[The idea for a zine] came about at the time because I was (and still am) into nineties culture. I was listening to Sonic Youth and Bikini Kill. I was also researching them because when I listen to a band, I look into their cultural background and rise to fame. What happened was that I discovered Bikini Kill derived their name from their eponymous zine. I decided that I would create a zine. Their magazines were created out of a desire to create a platform that wasn’t glossy and they wanted to talk about social and cultural issues. My idea for the zine was to create a platform that would focus on the talent and ideas of young people before they venture into the ‘adult world’. Some of these people are technically adults but they are still youthful. I decided to contact people that I know in person, know over Facebook or never actually met.
THC: Before we move on, could you describe the differences between a magazine and a zine?
EC: Ok, a zine is a publication that people would give out at concerts or at shows in the eighties and nineties. They wouldn’t make profit but they would try to design them differently and attract new and younger audiences. You know, try to make a statement. A magazine, on the other hand, is subscription based and has advertisements. It’s much more formal and dependent on ad revenue.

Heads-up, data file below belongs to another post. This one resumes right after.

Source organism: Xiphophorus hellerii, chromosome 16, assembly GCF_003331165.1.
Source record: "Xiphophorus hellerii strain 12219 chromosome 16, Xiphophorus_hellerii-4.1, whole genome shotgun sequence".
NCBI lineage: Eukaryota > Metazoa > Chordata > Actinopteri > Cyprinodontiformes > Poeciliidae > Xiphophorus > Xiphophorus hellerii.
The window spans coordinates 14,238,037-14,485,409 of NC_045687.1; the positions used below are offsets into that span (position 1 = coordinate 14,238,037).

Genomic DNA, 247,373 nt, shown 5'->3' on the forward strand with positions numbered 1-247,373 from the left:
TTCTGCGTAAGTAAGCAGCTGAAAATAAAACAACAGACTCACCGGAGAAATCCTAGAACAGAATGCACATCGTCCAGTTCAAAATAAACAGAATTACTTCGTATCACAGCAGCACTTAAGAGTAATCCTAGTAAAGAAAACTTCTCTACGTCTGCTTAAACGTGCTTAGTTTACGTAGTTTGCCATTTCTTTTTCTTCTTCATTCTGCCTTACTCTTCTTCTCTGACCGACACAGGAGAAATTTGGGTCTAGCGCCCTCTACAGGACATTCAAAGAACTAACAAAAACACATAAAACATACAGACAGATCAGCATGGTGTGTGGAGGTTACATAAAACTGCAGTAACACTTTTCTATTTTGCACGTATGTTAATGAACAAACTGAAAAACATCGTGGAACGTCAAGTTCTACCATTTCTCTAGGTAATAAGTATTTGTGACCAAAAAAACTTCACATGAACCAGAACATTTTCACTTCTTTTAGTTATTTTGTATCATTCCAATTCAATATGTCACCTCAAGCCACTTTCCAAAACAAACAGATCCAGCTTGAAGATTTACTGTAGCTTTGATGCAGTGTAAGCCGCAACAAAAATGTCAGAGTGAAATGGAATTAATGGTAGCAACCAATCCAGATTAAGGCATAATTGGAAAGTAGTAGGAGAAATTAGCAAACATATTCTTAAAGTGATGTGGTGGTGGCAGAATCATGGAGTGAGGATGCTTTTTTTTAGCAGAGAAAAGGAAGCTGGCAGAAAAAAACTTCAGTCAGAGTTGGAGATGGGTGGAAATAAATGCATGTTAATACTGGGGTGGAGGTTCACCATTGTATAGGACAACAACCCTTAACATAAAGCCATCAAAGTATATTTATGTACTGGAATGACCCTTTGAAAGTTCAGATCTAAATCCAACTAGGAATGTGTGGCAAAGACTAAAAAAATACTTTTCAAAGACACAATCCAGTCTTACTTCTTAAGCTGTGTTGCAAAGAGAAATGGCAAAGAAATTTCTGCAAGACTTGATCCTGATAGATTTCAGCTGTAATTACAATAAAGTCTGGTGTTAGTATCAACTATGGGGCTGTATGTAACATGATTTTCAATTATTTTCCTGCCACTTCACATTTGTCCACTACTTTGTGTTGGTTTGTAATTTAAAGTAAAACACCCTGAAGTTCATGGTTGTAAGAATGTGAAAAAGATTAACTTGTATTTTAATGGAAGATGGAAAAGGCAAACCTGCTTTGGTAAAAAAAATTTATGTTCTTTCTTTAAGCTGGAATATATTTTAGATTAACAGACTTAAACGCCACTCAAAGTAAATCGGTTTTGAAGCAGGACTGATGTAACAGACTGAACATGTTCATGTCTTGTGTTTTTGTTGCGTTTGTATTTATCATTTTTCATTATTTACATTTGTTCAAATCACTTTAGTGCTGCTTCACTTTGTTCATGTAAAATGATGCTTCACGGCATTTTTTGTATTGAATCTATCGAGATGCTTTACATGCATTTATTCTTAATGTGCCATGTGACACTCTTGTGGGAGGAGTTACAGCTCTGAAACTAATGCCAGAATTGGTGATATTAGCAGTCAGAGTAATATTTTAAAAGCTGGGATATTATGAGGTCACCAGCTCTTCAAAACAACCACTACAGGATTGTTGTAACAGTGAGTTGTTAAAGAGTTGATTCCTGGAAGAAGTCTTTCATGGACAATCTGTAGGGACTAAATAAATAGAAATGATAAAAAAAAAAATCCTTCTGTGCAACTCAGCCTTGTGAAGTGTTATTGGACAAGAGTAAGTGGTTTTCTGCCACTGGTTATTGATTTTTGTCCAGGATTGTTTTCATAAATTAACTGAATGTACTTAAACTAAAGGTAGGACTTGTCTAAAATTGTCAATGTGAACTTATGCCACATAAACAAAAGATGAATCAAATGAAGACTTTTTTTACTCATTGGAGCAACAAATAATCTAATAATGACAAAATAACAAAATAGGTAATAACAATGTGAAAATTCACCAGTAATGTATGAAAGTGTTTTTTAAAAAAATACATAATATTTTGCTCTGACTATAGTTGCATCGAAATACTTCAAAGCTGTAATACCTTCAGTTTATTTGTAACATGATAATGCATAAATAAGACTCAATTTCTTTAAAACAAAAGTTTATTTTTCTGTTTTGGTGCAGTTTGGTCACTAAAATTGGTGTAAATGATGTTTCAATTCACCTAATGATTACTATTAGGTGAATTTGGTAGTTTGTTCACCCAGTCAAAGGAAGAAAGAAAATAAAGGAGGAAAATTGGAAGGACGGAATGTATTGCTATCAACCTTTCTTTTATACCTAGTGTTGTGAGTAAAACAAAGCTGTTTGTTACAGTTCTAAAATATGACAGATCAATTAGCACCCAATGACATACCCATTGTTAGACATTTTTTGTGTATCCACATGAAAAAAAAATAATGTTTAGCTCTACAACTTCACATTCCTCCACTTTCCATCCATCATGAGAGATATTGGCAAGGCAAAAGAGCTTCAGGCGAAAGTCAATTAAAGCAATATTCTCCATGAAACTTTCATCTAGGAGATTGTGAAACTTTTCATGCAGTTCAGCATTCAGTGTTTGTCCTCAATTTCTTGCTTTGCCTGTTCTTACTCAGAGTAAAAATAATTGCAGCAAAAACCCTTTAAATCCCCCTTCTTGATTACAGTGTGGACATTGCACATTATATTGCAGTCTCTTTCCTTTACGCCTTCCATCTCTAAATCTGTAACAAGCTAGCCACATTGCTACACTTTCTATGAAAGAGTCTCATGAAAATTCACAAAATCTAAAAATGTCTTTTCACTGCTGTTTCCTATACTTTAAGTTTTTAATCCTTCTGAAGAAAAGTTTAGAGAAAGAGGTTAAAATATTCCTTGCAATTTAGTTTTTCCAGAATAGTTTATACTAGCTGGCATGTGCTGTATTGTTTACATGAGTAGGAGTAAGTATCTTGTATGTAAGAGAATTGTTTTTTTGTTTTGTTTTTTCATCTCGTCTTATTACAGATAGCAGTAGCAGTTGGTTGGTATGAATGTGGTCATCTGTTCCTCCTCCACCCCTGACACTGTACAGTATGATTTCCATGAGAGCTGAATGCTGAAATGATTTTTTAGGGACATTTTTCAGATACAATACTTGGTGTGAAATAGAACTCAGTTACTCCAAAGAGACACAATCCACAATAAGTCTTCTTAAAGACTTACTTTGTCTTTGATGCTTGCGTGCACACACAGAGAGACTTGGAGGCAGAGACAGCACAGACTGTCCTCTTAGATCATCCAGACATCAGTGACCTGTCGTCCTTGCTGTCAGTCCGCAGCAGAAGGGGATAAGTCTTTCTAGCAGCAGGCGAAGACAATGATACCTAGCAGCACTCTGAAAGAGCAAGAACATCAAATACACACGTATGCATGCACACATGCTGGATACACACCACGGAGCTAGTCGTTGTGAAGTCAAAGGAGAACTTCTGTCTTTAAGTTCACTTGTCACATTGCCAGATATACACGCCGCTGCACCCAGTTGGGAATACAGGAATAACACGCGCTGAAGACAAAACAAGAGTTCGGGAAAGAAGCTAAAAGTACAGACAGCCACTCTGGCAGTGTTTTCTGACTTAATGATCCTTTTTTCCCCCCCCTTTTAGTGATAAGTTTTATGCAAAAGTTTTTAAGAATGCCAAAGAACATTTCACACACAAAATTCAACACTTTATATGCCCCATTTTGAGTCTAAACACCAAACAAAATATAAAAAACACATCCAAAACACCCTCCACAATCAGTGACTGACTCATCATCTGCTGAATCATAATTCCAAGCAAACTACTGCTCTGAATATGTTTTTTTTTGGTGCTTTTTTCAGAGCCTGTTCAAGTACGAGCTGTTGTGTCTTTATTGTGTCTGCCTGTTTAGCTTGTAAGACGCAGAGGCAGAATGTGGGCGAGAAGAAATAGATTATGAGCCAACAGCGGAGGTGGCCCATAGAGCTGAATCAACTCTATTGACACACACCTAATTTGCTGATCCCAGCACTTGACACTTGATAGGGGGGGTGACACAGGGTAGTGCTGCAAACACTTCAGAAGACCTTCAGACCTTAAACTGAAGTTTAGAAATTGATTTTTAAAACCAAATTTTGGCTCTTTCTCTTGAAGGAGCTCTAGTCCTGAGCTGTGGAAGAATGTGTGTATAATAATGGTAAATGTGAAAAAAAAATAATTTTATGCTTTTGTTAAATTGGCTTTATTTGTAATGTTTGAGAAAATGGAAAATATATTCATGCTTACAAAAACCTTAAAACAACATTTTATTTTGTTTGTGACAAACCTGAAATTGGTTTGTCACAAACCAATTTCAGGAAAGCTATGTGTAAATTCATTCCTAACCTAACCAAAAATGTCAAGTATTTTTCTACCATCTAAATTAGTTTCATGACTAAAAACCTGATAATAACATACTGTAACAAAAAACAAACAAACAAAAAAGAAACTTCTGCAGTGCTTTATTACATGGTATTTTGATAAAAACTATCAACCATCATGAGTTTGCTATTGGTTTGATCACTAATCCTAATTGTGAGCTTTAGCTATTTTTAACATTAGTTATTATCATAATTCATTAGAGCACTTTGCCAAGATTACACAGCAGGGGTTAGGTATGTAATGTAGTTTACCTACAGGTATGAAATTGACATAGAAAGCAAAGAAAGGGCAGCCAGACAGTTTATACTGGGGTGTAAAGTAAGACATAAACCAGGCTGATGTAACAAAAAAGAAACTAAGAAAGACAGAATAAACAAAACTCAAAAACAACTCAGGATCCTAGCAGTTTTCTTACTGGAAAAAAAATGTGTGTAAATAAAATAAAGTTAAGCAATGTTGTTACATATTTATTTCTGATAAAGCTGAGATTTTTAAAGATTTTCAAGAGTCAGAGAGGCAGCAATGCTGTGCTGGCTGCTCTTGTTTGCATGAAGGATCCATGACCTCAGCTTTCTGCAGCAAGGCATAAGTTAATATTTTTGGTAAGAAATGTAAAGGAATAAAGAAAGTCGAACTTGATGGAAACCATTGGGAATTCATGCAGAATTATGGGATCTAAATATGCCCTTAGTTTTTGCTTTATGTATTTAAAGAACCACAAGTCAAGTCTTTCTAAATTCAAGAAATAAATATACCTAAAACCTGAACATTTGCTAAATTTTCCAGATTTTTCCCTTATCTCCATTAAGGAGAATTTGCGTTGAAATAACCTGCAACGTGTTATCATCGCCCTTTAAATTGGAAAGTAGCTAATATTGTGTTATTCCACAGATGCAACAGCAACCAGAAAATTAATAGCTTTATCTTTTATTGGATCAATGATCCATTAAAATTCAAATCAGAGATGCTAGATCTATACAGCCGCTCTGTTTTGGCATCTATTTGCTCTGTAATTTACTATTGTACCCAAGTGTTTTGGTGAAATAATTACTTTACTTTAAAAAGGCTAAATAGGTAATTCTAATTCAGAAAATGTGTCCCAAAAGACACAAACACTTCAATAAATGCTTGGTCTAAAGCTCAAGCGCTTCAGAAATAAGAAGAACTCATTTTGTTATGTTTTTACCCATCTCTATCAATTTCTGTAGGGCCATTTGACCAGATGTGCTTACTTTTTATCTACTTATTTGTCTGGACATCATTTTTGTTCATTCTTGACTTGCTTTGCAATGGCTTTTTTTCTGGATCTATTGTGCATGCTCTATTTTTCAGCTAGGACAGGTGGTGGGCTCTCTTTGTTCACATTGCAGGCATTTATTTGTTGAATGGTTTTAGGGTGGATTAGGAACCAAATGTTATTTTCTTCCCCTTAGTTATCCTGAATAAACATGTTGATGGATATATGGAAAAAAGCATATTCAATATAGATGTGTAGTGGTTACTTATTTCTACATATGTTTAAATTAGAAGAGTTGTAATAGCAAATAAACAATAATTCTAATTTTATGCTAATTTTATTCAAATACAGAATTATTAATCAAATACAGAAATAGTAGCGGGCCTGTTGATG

THC: You have spoken a bit about your influences. Did you have a lot of source material other than the publications that you just mentioned?
EC: Living in London, I went to a lot exhibitions. Especially regarding the first edition’s theme, interpreting the word ‘radical’, I went to a few exhibits that were related to the word and the theme of the zine. I went to see [Alexander McQueen’s] ‘Savage Beauty’ at the Victoria and Albert Museum and to the Tate Modern.
THC: Before we explore the contents of this edition, I would like to talk about the technical aspects related to constructing a zine. You did all of this work on your own?
EC: Yes I did! The collaborators produced the content, but I conducted the art direction, I wrote all the captions and the introductory letter, and the layout.
THC: I can imagine that this was a big task! How much time were you given to complete the project? How long did it take?
EC: Technically, I had twelve weeks, but it’s never that easy. Stuff gets in the way; you know holidays, procrastination and people not sending you work when they’re asked. I stressed a lot about all that.